Extra fees make it nearly impossible to find the true lowest price for a flight.
So how do you know you’re getting the best deal when there are fees for baggage, roomier seating or early boarding privileges that help ensure your carry-on makes the overhead bin?
It’s all about sifting through the fees that each airline has to offer.
The first tip from airfare experts: Consider the ticket price as simply your cost for transport. Anything else you want, including everything from checked bags to water, could have an extra charge. You have to do more research if you want to compare fees that you’ll face for “amenities” such as aisle or exit-row seats.
The overall cost can increase quickly with charges for Wi-Fi access, headphones and a few inches of legroom.
The airline industry is “profiting from our confusion” and hides the true cost of flying, says Christopher Elliott, a consumer advocate who says he gets “nonstop” complaints about unclear airline fees through his website Elliott.org.
Airlines have taken away conveniences and are selling them back to customers without lowering fares, he says.
“This is seriously not an honest business model,” he says.
Credit cards offered by airlines are one of the main ways to save on fees, particularly checked bag charges, says Ryan Lile, an avid traveler who started FrequentFlyerAcademy.com to teach individuals and businesses how to get the most rewards miles and to fly with perks.
Major carriers such as Delta, United and American Airlines offer the first checked bag for free with their branded credit cards. JetBlue, while it used to be one of two airlines that offered free checked bags, changed its policy in November. Starting in the first half of 2015, it will begin offering fare classes, where those flying with no bags will have a lower fare than those with checked baggage. The only airline still offering up to two free checked bags per person is Southwest.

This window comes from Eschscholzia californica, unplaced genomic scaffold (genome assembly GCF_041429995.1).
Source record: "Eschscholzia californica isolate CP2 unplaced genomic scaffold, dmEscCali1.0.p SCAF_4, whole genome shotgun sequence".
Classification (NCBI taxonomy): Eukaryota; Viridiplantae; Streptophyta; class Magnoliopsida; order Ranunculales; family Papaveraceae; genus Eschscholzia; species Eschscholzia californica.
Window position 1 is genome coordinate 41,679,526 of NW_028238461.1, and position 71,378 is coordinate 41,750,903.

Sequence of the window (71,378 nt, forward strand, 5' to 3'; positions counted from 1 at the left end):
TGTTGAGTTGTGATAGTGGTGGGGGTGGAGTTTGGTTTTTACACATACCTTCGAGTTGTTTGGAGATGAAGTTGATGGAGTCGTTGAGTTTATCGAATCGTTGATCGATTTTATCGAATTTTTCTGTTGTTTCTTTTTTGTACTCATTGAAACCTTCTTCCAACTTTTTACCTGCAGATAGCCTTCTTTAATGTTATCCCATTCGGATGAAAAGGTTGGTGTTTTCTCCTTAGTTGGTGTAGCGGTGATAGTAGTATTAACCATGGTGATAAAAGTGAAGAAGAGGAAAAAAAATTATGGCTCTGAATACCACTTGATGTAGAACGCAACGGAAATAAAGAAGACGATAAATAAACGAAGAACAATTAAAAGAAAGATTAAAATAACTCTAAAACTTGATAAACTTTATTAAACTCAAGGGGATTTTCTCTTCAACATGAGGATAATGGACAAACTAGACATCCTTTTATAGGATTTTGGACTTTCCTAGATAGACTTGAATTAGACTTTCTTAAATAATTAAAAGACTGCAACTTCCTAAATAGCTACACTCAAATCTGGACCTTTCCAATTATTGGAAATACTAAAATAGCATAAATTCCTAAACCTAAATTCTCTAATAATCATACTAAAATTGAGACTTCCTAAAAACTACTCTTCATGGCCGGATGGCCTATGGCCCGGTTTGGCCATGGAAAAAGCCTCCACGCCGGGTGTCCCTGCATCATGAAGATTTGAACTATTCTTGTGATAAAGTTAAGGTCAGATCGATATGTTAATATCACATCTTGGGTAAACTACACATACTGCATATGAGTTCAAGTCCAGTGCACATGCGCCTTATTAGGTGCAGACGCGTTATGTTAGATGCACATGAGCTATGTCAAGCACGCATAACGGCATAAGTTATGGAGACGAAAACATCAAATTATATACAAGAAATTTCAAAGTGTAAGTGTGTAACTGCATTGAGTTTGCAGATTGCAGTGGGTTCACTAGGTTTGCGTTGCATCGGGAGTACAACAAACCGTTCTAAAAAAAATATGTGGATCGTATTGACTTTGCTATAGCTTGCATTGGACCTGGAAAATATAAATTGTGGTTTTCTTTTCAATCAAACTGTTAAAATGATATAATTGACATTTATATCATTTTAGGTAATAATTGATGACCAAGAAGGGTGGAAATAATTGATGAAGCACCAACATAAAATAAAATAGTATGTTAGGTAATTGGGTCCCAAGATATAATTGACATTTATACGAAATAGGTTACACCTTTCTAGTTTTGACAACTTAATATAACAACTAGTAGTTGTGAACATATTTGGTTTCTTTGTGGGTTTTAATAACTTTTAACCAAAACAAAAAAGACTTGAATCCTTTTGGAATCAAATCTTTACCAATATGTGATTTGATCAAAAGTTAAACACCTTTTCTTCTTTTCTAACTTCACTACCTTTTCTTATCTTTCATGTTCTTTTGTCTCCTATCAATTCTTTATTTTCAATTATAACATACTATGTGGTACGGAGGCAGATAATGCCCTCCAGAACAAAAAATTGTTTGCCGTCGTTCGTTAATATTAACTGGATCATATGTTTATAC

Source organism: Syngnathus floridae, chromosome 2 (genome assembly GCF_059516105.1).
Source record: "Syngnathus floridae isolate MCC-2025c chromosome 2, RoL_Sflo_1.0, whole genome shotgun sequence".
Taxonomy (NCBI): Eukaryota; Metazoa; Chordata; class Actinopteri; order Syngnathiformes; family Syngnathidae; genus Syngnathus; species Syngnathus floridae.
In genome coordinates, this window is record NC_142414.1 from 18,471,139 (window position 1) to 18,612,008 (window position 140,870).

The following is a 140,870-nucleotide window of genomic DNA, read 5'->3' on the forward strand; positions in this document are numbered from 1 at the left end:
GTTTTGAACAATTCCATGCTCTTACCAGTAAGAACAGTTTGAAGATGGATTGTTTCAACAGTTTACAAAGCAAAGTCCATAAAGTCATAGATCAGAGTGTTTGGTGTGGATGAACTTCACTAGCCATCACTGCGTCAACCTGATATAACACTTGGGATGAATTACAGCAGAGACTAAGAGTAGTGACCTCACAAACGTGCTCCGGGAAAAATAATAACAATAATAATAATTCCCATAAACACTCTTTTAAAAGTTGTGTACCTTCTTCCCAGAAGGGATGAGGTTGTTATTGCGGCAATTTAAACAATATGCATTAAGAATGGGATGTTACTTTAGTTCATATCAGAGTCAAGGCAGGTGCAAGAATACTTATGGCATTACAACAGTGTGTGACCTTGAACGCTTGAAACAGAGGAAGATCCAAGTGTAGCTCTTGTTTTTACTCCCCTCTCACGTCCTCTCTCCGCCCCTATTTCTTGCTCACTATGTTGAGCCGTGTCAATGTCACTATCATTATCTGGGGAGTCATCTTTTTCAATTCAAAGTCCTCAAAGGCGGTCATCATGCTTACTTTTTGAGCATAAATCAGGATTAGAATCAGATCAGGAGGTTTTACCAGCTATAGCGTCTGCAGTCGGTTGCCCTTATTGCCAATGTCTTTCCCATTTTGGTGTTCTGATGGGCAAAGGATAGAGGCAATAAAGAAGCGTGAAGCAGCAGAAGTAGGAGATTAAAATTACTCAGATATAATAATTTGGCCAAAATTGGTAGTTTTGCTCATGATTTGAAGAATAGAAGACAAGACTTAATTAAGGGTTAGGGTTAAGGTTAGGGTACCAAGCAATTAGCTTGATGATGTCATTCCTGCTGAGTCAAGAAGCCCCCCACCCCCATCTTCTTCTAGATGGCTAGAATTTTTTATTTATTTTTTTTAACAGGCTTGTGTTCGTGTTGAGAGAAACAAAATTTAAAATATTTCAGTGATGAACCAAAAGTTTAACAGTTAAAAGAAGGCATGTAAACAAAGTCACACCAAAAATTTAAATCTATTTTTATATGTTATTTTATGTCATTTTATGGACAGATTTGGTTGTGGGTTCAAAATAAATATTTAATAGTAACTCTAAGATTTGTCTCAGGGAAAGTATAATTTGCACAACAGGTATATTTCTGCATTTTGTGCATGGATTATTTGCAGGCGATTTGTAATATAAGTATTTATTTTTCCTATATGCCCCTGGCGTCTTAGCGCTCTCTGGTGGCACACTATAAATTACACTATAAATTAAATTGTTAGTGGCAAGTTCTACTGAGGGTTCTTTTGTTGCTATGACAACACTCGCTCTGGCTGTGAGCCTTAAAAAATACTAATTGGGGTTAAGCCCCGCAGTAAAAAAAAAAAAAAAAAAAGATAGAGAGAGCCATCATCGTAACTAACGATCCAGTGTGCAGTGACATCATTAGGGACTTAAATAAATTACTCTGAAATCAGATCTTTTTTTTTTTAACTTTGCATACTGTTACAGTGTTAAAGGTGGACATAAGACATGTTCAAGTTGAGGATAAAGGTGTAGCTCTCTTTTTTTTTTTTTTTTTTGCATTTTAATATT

Free checked bags with a credit card, a benefit often offered to family members, as well, can help make up for annual fees.
Joining airlines’ frequent flier clubs, which earn customers miles for free flights, is another way to get breaks on fees. For example, Delta offers its loyalty club members better seats and priority boarding for free at the lowest mileage level.
Some airlines throw in other credit card or frequent flier perks, such as discounts on food, use of a movie-watching device or passes to travelers’ lounges.
Peggy Goldman, president of Friendly Planet Travel near Philadelphia, suggests that people join an airline’s frequent flier club the first time they fly with a new carrier. Credit cards are a good deal for airlines you fly frequently because you live in a hub city or often visit a location served by a particular airline, she says.
While checking one or two bags can be pricey, you could pay hundreds for more bags or ones that are heavy or oversized, even if they exceed limits by only a few inches or pounds.